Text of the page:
Gross: And Priceline is a much bigger company, $85 billion or so, versus Expedia at $18 billion, TripAdvisor now, as Matt said, only a $6 billion company in. So you could get this done with stock, or even low-cost debt if you wanted to. But Priceline is more likely.
Greer: See, I like the Expedia angle because I like Priceline, I love the reviews, I contribute reviews and I post reviews, but I don't buy and I don't transact -- I'm sorry, I just blew that. I love TripAdvisor. I contribute reviews, I read reviews. But the problem for me and TripAdvisor is I don't transact through TripAdvisor. I find the hotel or the place I like, and then I go to Expedia, or I go to the hotel's website. If Expedia buys them, then it's that one-stop shop, I could book my flight on Expedia, I could book my hotel on Expedia, and I can read the reviews.
Argersinger: That's absolutely right, and that's the challenge. TripAdvisor is trying to move to that booking platform where you can do everything there.
Greer: Inertia, I'm not doing it.
Argersinger: [laughs] You're right. So, something like an Expedia acquisition accelerates that, and makes that redundant.
Greer: Our third email comes from Jerry Valanni from Cleveland, Ohio. Jerry writes: Due to the great market over the past year I have a few stocks in my portfolio that have doubled since I bought them. I have been reading up on the strategy of selling half a position when the position doubles. The pro seems to be locking in profits and rebalancing your portfolio. The con seems to be cutting in a half a potential huge winner. I was wondering what your thoughts were on this.
Argersinger: Jerry, I'd say the con is pretty strong for us. We have a term hear at the Fool, and I'm not sure if David Gardner coined it or if he was the first to use it, but it's called trimming your flowers and watering your weeds. Jerry, that sounds a little bit like what you're thinking about doing. In most cases, you actually want to do the exact opposite. You really want to add to your winners and sell your losers, in most cases. But have a healthy biased toward holding on to your winners as long as you can. And, I'd say, especially if you have high conviction in the company, you don't need the cash immediately, and, of course, if you don't see better opportunities elsewhere. If that's all going for you, I would always lean toward holding onto your winners.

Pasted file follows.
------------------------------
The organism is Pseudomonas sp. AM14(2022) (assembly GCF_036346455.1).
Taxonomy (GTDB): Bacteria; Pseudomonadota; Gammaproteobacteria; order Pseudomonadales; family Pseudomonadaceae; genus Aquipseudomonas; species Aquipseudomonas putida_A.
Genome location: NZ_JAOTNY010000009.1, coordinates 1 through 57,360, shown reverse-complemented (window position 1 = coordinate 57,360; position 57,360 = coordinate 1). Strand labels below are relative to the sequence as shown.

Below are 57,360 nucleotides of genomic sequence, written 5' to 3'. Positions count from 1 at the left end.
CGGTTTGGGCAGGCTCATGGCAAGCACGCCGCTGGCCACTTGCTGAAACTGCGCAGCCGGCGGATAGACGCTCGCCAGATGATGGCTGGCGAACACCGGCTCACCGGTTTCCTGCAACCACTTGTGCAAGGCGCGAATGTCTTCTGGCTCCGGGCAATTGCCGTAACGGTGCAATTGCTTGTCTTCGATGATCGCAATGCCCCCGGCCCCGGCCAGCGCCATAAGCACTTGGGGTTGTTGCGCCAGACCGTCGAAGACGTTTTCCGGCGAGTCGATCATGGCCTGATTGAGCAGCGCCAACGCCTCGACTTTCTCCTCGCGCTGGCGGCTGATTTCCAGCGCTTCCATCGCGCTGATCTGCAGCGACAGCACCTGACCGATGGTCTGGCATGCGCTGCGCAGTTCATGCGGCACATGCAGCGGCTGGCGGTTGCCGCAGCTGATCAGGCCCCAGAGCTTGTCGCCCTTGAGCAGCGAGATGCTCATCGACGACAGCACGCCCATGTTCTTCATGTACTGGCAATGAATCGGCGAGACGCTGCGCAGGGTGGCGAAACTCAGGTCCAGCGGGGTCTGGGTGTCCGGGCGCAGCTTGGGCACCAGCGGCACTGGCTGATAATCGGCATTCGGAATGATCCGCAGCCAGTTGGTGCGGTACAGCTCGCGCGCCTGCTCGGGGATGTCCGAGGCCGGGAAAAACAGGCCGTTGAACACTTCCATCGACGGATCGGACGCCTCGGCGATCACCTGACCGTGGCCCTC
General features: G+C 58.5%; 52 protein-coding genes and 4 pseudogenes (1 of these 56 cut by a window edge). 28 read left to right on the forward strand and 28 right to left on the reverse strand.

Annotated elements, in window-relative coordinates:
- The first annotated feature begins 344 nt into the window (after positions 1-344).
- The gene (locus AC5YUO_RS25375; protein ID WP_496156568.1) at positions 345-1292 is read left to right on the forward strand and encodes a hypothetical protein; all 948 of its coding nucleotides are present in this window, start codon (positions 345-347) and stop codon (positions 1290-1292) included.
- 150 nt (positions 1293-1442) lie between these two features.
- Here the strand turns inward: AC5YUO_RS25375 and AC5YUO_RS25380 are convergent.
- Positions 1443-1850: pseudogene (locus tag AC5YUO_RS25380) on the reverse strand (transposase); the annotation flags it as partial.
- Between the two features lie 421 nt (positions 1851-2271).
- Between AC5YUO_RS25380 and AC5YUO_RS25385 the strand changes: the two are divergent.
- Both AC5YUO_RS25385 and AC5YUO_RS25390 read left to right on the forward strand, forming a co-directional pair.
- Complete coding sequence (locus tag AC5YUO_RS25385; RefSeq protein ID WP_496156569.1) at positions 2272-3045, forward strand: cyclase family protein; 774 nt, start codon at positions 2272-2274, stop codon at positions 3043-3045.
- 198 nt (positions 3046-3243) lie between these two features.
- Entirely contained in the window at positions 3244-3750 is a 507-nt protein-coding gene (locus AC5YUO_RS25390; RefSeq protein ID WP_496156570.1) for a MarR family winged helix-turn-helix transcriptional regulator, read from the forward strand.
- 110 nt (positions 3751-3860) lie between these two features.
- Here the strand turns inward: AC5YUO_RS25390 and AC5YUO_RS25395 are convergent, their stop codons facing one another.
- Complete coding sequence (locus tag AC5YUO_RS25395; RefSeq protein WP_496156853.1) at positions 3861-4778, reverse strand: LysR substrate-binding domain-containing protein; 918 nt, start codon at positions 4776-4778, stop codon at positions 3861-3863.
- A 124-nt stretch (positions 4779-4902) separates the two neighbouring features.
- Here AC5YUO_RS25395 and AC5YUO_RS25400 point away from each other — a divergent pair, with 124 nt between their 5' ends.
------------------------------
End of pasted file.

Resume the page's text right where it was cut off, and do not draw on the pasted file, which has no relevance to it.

Gross: Yeah. I take a little bit more of a value investor slant to that, although I won't completely disagree with Matty. In fact, I won't disagree with a lot of that. But for me, it boils down to two things: Do you think the stock still has market-beating potential? If it doesn't, you probably shouldn't own any of it, if you really want to take a value investor perspective. But if you think it does, then own as much as you like. The second thing is: Can you sleep at night? If a stock is 20% to 40% of your portfolio, is it literally affecting your sleep? If not, maybe it's OK. For me, it's not. I don't typically go over 10%. That's a big number for me. Everyone is different. But for me, the bottom line is, it's not how big of an allocation you have, it's what is the future potential of the stock?
Greer: And guys, Jerry also had some thoughts on how Starbucks could solve its traffic problem. You may have read recently that Starbucks, with the popularity of its mobile ordering system, a lot of in-store traffic. Here's Jerry's idea: After listening to your report that Starbucks' problem is too many orders at morning rush hour, it got me to thinking that maybe they should institute Uber-like surge pricing. During the morning rush, it's $0.10 or $0.20 more, and then cheaper in the afternoon when demand is slow.